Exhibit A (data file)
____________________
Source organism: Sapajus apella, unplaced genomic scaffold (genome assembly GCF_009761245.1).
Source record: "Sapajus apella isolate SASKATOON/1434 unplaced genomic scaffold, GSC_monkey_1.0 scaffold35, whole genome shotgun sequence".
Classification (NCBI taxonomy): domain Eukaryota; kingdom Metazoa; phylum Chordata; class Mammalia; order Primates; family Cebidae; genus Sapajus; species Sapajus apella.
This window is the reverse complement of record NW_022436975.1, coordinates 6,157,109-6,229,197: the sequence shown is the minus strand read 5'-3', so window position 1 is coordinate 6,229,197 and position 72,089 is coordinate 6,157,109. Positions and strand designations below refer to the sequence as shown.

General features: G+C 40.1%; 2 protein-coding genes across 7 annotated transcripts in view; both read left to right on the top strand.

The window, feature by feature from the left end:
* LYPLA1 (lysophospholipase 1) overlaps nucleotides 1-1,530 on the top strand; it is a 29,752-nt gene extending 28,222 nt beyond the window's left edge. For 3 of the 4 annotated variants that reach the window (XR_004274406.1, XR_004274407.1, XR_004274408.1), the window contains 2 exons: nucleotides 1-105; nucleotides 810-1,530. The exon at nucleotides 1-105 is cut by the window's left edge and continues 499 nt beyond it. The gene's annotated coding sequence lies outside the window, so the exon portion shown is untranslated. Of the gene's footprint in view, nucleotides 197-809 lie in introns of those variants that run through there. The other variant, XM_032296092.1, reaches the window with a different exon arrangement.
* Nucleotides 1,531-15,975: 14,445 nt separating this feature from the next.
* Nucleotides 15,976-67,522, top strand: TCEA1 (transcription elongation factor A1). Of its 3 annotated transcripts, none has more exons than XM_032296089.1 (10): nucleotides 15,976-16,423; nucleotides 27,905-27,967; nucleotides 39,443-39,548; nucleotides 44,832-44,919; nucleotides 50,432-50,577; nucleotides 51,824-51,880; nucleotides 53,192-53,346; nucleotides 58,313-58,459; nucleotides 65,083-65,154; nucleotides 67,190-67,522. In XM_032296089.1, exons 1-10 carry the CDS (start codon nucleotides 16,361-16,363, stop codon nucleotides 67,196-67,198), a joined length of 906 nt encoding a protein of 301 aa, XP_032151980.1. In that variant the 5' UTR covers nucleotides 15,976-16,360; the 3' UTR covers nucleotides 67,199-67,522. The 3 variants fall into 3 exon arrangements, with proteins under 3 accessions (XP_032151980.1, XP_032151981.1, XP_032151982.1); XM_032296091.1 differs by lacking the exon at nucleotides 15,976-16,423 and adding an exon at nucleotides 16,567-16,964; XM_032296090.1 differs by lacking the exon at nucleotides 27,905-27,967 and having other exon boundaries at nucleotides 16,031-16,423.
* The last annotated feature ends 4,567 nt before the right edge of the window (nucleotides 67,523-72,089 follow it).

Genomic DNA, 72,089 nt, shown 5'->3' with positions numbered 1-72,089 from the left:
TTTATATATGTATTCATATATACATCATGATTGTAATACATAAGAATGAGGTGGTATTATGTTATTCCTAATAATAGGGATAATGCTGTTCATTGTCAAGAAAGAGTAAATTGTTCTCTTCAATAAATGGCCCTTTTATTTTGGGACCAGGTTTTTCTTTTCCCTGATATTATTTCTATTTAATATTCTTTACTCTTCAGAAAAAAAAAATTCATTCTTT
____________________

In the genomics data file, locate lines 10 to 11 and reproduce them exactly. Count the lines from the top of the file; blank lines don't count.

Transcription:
* The last annotated feature ends 4,567 nt before the right edge of the window (nucleotides 67,523-72,089 follow it).

Genomic DNA, 72,089 nt, shown 5'->3' with positions numbered 1-72,089 from the left: